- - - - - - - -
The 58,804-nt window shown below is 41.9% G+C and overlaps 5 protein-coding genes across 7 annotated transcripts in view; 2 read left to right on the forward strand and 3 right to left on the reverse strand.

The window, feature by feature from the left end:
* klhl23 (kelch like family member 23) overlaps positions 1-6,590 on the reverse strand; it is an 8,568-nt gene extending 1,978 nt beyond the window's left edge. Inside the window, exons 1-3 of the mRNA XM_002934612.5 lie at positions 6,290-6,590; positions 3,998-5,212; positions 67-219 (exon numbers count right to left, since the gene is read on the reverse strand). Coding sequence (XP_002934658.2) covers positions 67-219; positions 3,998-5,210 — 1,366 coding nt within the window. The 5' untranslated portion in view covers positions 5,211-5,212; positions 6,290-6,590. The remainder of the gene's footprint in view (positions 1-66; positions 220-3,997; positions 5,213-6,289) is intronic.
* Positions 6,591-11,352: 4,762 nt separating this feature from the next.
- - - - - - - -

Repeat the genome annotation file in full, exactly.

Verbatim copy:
The 58,804-nt window shown below is 41.9% G+C and overlaps 5 protein-coding genes across 7 annotated transcripts in view; 2 read left to right on the forward strand and 3 right to left on the reverse strand.

The window, feature by feature from the left end:
* klhl23 (kelch like family member 23) overlaps positions 1-6,590 on the reverse strand; it is an 8,568-nt gene extending 1,978 nt beyond the window's left edge. Inside the window, exons 1-3 of the mRNA XM_002934612.5 lie at positions 6,290-6,590; positions 3,998-5,212; positions 67-219 (exon numbers count right to left, since the gene is read on the reverse strand). Coding sequence (XP_002934658.2) covers positions 67-219; positions 3,998-5,210 — 1,366 coding nt within the window. The 5' untranslated portion in view covers positions 5,211-5,212; positions 6,290-6,590. The remainder of the gene's footprint in view (positions 1-66; positions 220-3,997; positions 5,213-6,289) is intronic.
* Positions 6,591-11,352: 4,762 nt separating this feature from the next.